Extermination of wild animals

Animals and their natural habitat exist in a relatively stable, if fluctuating, equilibrium and it is unlikely that primitive hunting much influenced this. But modern man, using the advanced technology of an industrial society, has had neither the time nor the desire to adapt to the ecosystem as anything but a destructive force. Much use has been made of fire, water and land development in ways which have often devastated local habitats and food cycles. The problems of conservation are complex, partly because of inadequate knowledge of the ecosystemic relationships, partly because of conflicts between groups with different interests.

Growing pressures from increasing human populations and the consequent greater need for agricultural land tend to reduce the areas of land available for wildlife. Once land is taken over for agricultural and pastoral practices, its wildlife will be largely exterminated and its natural vegetation disturbed, if not completely destroyed.

Since the area of land which can be set aside for nature reserves is limited, ecological influences on animal populations and their distribution are distorted. Natural fluctuations in animal numbers cannot be absorbed in a limited habitat. The danger of destruction of the habitat by population explosions within the reserves (often a result of the imbalance produced by restraining man from his traditional hunting activities) cannot be prevented by the overspill or dispersion of the surplus population into the neighbouring areas, which would occur in a completely natural state. The human need for farm activities, which are pressing ever more closely upon the borders of reserved areas, takes priority over the needs for unlimited space of uncontrolled game herds, and domestic herds need to be kept within tolerable limits.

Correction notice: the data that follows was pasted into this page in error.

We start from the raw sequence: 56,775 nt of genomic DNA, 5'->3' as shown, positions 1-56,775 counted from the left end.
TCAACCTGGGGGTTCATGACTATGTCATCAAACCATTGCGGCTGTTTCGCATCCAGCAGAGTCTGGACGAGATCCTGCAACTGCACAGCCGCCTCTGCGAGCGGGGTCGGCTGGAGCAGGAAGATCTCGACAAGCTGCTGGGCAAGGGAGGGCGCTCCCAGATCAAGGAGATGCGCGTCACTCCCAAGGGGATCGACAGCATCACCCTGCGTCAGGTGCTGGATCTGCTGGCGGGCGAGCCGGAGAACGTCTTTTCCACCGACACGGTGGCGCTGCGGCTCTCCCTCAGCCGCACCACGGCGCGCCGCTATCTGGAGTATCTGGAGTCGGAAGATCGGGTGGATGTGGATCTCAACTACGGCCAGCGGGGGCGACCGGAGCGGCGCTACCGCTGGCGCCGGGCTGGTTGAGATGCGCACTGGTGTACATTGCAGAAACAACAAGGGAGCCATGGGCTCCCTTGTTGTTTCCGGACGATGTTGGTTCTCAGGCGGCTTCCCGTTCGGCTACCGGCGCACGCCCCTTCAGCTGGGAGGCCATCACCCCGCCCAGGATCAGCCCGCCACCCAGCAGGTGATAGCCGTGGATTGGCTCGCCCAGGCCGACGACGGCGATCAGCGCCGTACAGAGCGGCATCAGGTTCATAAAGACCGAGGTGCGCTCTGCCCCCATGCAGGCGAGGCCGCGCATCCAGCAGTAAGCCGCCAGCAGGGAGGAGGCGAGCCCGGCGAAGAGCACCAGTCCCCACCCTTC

In the USA up to 1889, the government made use of a policy of intentional extermination of the bison and buffalo herds as a device to starve out unpacified Indian tribes. As a result of that policy a population of some 60 million animals was reduced to less than 100 wild animals.
There is general agreement now that, on moral, aesthetic and scientific grounds, no animal species should be allowed to become extinct. National parks and reserves of various sorts exist in many countries, partly to accomplish this museum goal of the preservation of at least a viable nucleus of every species in a natural habitat. In the developing countries pressures are particularly great to make use of wild tracts of land for agricultural purposes. Wildlife conservation is also important to the economy through the fur trade, tourism and leisure (hunting, fishing).
(D) Detailed problems